With Brazil’s tariff-free quota expiring on Tuesday leading to an increase to a 20% tariff on all ethanol imports from the United States, U.S. Secretary of Agriculture Sonny Perdue told DTN on Friday a deal between the two countries would be announced soon.
The Brazilians let the Aug. 31 deadline pass this week without announcing an extension of the tariff-free quota, essentially allowing a tariff increase. Some media outlets this week reported a tentative agreement has been reached to keep the zero-rate in place until a larger agreement can be reached.
“I’d love to tell you everything I know about that, but I think I want to calm the waters over some of the discussions,” Perdue said during a stop in Lincoln, Nebraska, on Friday.
Perdue spent Thursday touring storm damage in Iowa. On Friday, Perdue toured the University of Nebraska-Lincoln’s Nebraska Innovation Campus, as well as joining Nebraska Gov. Pete Ricketts, Rep. Jeff Fortenberry and UNL Chancellor Ronnie Green to talk with Nebraska farmers and ranchers at Great Plains Beef’s new processing facility in Lincoln.
“I think you’ll probably be hearing announcements at the first of the week,” Perdue said.
“I do consider it positive, I’ll say that. I know that Brazil is trying to work with us on that issue. Obviously the 20% tariffs would have been very detrimental to our exports in Brazil. Ambassador (Robert) Lighthizer has been a forceful advocate for U.S. ethanol in Brazil. We’re hopeful it’ll wind up very positively.”
U.S. government data shows ethanol exports slumped in July, dropping 38% since last July to just 74 million gallons. It was the lowest July total in six years.
Trade barriers and the economic effect of the COVID-19 shutdown caused ethanol exports to fall by 9% compared to the same time period in 2019.
When it comes to Brazil, China and Colombia, in particular, combined export volumes to those three countries peaked at 129 million gallons in March 2018, but dropped to just 34,000 gallons in July 2020.
Grain News on AgFax
“As the July export numbers show, the spread of protectionist trade barriers around the globe is having a very real impact on demand for U.S. ethanol,” Renewable Fuels Association President and Chief Executive Officer Geoff Cooper said in a statement.
“And the situation is going from bad to worse, as just this week Brazil eliminated its tariff-free quota for U.S. ethanol and will now charge a 20% tariff on all U.S. ethanol imports. These tariff and non-tariff barriers must be addressed and countered with measures that ensure a fair and level playing field for ethanol trade.”
President Donald Trump said during a news conference on Aug. 10, his administration is considering a reciprocal tariff against Brazil.
In response to a reporter’s question, Trump said, “As far as Brazil is concerned, if they do tariffs, we have to have an equalization of tariffs. You may be seeing something on that very soon.”
U.S. ethanol exports to Brazil dropped by about 33% from 2018 to 2019. The RFA said those shipments continue to fall in 2020, and U.S. producers have lost about 350 million gallons of demand for ethanol since late 2017, valued at about $400 million.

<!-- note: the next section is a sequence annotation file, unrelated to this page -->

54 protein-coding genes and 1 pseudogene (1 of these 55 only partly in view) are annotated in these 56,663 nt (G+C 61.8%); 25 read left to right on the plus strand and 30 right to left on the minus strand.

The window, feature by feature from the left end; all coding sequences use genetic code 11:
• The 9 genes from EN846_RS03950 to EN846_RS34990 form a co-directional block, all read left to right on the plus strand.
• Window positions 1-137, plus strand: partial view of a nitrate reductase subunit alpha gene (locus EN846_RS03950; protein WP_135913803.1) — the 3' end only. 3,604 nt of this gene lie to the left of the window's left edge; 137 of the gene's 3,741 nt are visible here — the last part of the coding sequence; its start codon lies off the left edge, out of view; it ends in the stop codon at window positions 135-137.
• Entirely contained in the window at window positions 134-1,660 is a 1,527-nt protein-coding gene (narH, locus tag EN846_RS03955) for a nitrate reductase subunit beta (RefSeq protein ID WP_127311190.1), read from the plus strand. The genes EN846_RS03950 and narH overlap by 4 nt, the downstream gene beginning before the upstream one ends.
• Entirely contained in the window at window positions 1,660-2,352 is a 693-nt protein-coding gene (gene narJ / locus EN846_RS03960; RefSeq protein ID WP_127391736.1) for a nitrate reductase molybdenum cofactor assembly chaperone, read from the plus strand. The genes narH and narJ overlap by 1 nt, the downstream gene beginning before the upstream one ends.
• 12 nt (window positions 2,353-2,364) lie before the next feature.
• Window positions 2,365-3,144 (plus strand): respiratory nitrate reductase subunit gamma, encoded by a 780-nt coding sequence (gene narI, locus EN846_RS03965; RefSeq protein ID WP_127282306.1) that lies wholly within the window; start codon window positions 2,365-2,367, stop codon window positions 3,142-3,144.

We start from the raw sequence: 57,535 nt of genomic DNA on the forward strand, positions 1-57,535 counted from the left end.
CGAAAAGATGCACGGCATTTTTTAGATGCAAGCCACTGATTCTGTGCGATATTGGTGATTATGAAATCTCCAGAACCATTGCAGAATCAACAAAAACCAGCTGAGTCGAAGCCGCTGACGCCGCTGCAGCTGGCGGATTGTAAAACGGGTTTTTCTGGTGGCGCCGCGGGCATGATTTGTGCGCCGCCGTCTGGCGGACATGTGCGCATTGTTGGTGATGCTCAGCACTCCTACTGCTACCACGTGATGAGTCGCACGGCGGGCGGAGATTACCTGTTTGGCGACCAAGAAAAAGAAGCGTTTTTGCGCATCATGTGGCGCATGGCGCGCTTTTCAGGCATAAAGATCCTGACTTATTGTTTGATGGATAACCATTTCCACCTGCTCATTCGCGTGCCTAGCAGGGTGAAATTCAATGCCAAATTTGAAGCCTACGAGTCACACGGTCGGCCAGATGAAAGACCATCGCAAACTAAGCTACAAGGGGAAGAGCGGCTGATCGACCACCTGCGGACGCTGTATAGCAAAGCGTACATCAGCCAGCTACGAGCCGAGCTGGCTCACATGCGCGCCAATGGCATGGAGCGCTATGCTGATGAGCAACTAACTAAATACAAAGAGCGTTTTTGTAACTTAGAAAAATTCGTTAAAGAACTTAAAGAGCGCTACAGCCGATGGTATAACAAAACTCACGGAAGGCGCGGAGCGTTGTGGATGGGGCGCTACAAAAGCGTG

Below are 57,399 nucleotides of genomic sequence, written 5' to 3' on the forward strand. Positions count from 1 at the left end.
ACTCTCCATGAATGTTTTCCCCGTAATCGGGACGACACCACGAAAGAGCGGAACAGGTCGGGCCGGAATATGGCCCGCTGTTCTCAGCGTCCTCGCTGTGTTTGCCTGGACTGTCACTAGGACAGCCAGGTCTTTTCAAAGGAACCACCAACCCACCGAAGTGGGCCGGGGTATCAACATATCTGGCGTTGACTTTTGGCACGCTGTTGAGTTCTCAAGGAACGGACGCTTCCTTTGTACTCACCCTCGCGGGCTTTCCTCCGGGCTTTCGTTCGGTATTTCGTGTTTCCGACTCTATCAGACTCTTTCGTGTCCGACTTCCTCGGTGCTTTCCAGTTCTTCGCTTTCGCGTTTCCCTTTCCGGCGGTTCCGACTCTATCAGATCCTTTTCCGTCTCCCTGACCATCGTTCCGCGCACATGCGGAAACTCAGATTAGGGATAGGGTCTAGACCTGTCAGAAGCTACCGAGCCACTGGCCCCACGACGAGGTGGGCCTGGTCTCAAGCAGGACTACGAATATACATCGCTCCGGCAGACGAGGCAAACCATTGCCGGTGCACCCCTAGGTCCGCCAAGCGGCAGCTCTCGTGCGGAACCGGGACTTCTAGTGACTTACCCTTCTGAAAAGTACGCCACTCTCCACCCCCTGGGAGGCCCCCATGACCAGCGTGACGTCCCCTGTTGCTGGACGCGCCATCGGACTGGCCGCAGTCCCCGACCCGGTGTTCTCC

WORK TO DO ON CHINA TRADE
During his stop in Lincoln, Perdue said he was “encouraged” to see China step up purchases of agriculture commodities in recent weeks.
“They got off to a very slow start,” he said.
“It was not signed until February the pandemic hit there, as well as the counter cyclical issues with shipping beans from Brazil during their harvest time in the February, March, April time period. Since the beginning of June, they look like they’re trying to catch up, but they got a ways to go, frankly.
“The numbers recently have been really, really good particularly for Nebraska corn and others that would ship as well as sorghum and the beans to a certain degree. But they’ve got to keep the pedal to the metal through the rest of the growing year, probably into January ’21 in order to meet those kind of deadlines.”
In the phase-one trade agreement with the U.S., China agreed to purchase $36.6 billion in agricultural products for 2020.
According to the American Farm Bureau Federation, China purchased about $8 billion of U.S. commodities from January to July. However, China is about 44% behind the pace needed to meet its commitment.
“But they have the capacity to do it, it’s a matter of will,” Perdue said.
“We sense a willingness to fulfill that commitment. We’re hopeful but verifying on a week-by-week basis to where they are. We’re in constant communication with the president and USTR trade representative ambassador Lighthizer over where these numbers are and what it’s going to take to meet the goals.
“We are encouraged by the fact in many of the underlying technical non-tariff barriers they’ve been pretty good about trying to resolve those, which will help us get to those numbers if they continue to buy.
Todd Neeley can be reached at firstname.lastname@example.org
Follow him on Twitter @toddneeleyDTN